Sales negotiators are often our own worst enemies. So much of what it takes to have a successful negotiation depends on your mental state going into the negotiation that if you don’t believe that you can close this deal, then I’ve got some bad news for you – you probably won’t.
One situation that my students seem to struggle with over and over again is the case where it’s them and a whole bunch of other companies all trying to get the same deal. The other companies appear to be prettier, smarter, and all around better: what chance do any of us have against them?
The Many Going After One Challenge
This is arguably the classic negotiating challenge. We see this all the time in real life when we want to buy a house that someone else also wants to buy or we want something on eBay that lots of other people want (and are willing to pay more to get). When the other side of the table is a single party and our side of the table is packed with us and our competitors, it can get to be a little bit disheartening.
The thing that I tell my students to remember is that things are never as they look. When you are in a highly competitive situation, it’s all too easy to look around and start to lose hope because you see how many other people want the same thing that you do: there can only be one winner. What you are missing here is that no matter how shiny they all look on the outside, the number of parties that you are actually competing against is really very small.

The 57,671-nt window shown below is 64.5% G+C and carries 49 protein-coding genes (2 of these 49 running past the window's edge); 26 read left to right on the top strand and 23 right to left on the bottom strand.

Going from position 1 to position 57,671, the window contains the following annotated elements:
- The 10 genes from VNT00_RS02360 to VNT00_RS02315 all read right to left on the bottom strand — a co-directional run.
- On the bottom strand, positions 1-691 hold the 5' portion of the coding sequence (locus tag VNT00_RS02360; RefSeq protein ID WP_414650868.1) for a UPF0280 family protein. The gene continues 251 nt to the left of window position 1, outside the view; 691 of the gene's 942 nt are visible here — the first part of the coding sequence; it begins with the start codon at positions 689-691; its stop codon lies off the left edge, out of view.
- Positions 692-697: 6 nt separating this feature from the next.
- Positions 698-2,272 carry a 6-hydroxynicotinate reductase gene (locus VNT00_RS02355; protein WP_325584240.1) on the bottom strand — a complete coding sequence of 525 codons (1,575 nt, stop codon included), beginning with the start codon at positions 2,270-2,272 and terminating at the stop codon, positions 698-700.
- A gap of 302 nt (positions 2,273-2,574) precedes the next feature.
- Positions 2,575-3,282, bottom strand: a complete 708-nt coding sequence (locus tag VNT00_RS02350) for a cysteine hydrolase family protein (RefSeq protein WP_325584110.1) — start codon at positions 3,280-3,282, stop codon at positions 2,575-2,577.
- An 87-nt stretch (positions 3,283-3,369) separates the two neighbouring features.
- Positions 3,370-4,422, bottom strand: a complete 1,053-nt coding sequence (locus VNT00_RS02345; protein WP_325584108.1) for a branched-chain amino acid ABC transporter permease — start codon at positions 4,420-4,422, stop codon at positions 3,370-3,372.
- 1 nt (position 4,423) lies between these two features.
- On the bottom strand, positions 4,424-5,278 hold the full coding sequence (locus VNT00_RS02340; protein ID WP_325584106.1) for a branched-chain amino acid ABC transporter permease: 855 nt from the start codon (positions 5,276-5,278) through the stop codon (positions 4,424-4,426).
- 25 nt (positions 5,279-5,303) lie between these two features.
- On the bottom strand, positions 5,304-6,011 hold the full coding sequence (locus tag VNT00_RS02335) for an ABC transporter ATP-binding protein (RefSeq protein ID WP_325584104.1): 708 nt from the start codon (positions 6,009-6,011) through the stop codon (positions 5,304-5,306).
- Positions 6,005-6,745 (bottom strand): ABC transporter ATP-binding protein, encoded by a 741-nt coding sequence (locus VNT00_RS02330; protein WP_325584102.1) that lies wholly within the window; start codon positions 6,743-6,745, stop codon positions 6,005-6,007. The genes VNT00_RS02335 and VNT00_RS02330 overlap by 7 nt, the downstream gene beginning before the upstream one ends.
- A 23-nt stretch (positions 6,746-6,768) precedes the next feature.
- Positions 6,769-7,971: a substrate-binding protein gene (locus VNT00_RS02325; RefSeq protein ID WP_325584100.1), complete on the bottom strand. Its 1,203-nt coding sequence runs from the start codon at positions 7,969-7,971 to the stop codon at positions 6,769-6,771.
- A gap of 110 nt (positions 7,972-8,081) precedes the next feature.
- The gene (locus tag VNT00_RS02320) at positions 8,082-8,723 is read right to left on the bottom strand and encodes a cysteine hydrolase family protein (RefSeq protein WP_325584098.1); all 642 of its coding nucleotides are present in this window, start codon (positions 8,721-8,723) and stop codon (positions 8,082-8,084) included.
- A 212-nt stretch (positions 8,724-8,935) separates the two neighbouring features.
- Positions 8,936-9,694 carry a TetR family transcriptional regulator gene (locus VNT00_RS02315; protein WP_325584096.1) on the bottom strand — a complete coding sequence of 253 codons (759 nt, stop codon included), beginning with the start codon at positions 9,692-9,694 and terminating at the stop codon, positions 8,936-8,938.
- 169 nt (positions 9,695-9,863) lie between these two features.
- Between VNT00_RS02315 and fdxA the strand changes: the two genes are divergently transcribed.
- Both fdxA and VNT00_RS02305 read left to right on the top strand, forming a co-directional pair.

Why You Actually Have A Good Chance Of Winning The Deal
So here’s the deal. When you are going after a deal and there are a lot of other firms doing the same thing, you should not worry too much about them. The reason is that despite their numbers, the actual number of firms that you’ll be competing against is relatively small. Here’s why:
- People at the other side of the table may not like a firm for some reason and so their offer won’t be considered.
- A firm’s past history with the other side of the table (missed deliveries, poor quality, etc.) may make its offer be rejected.
- Size of the firm: perhaps it’s too big for the job or maybe it’s too small to pull it off.
- Product Features: many times a competitor’s solution may do more than yours, but the other side of the tale doesn’t value those features so their price will be too high.
- No pricing: amazingly enough, sometimes a firm won’t be able to get through all of its internal hoops in time to be able to deliver a price.
- Unknown firm: if the other side of the table doesn’t know a firm, that is have an existing relationship with them, then they may reject doing business with them.
- Financial trouble: some competitors may be having money troubles that mean that nobody is going to risk doing business with them.
Having the confidence that you’ll be able to close a deal is critical to being a successful negotiator. Often it will be you against the world as you attempt to be the one that the other side of the table selects. In these cases it can be all too easy to lose heart, the other firms may look as though they are better positioned to win than you are.
However, you’ve got to realize that appearances can be deceiving. Many of the other firms will fall by the wayside for one or more reasons that may not be obvious to you. Once you realize this, you should become more confidant in your ability to strike a deal.
Having this knowledge will prevent you from automatically providing concessions to the other side during your negotiations. These concessions may not be needed because much of the competition will not truly be considered. Once you know this, you should be able to strike better deals and do it quicker.
What do you think is the best way to determine who your real competitors in a negotiation are?
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What We’ll Be Talking About Next Time
Having a single supplier for something that you want is the best thing in the world. “What?” you say, they’ve got me over a barrel,Â they can dictate any price or any conditions on a deal that they want because I have no other alternative…